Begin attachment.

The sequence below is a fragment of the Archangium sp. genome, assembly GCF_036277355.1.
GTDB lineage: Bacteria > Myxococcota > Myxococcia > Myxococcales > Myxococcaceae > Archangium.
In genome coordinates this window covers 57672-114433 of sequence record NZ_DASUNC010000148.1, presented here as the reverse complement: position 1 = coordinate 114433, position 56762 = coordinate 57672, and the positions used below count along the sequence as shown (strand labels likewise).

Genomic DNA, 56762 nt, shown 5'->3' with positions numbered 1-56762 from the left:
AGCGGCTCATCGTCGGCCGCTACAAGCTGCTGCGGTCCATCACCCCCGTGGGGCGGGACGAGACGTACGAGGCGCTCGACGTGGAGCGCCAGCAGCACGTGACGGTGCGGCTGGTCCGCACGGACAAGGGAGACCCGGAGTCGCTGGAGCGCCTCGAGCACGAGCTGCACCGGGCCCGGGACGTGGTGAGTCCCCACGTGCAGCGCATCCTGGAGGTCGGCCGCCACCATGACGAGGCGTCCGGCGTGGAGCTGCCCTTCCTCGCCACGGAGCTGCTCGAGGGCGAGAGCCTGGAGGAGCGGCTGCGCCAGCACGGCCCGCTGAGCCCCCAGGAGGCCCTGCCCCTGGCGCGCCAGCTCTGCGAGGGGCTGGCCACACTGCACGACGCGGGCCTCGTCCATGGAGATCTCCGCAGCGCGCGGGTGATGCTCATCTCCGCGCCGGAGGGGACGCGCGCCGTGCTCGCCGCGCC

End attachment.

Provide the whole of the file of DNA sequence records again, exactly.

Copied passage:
The sequence below is a fragment of the Archangium sp. genome, assembly GCF_036277355.1.
GTDB lineage: Bacteria > Myxococcota > Myxococcia > Myxococcales > Myxococcaceae > Archangium.
In genome coordinates this window covers 57672-114433 of sequence record NZ_DASUNC010000148.1, presented here as the reverse complement: position 1 = coordinate 114433, position 56762 = coordinate 57672, and the positions used below count along the sequence as shown (strand labels likewise).

Genomic DNA, 56762 nt, shown 5'->3' with positions numbered 1-56762 from the left:
AGCGGCTCATCGTCGGCCGCTACAAGCTGCTGCGGTCCATCACCCCCGTGGGGCGGGACGAGACGTACGAGGCGCTCGACGTGGAGCGCCAGCAGCACGTGACGGTGCGGCTGGTCCGCACGGACAAGGGAGACCCGGAGTCGCTGGAGCGCCTCGAGCACGAGCTGCACCGGGCCCGGGACGTGGTGAGTCCCCACGTGCAGCGCATCCTGGAGGTCGGCCGCCACCATGACGAGGCGTCCGGCGTGGAGCTGCCCTTCCTCGCCACGGAGCTGCTCGAGGGCGAGAGCCTGGAGGAGCGGCTGCGCCAGCACGGCCCGCTGAGCCCCCAGGAGGCCCTGCCCCTGGCGCGCCAGCTCTGCGAGGGGCTGGCCACACTGCACGACGCGGGCCTCGTCCATGGAGATCTCCGCAGCGCGCGGGTGATGCTCATCTCCGCGCCGGAGGGGACGCGCGCCGTGCTCGCCGCGCC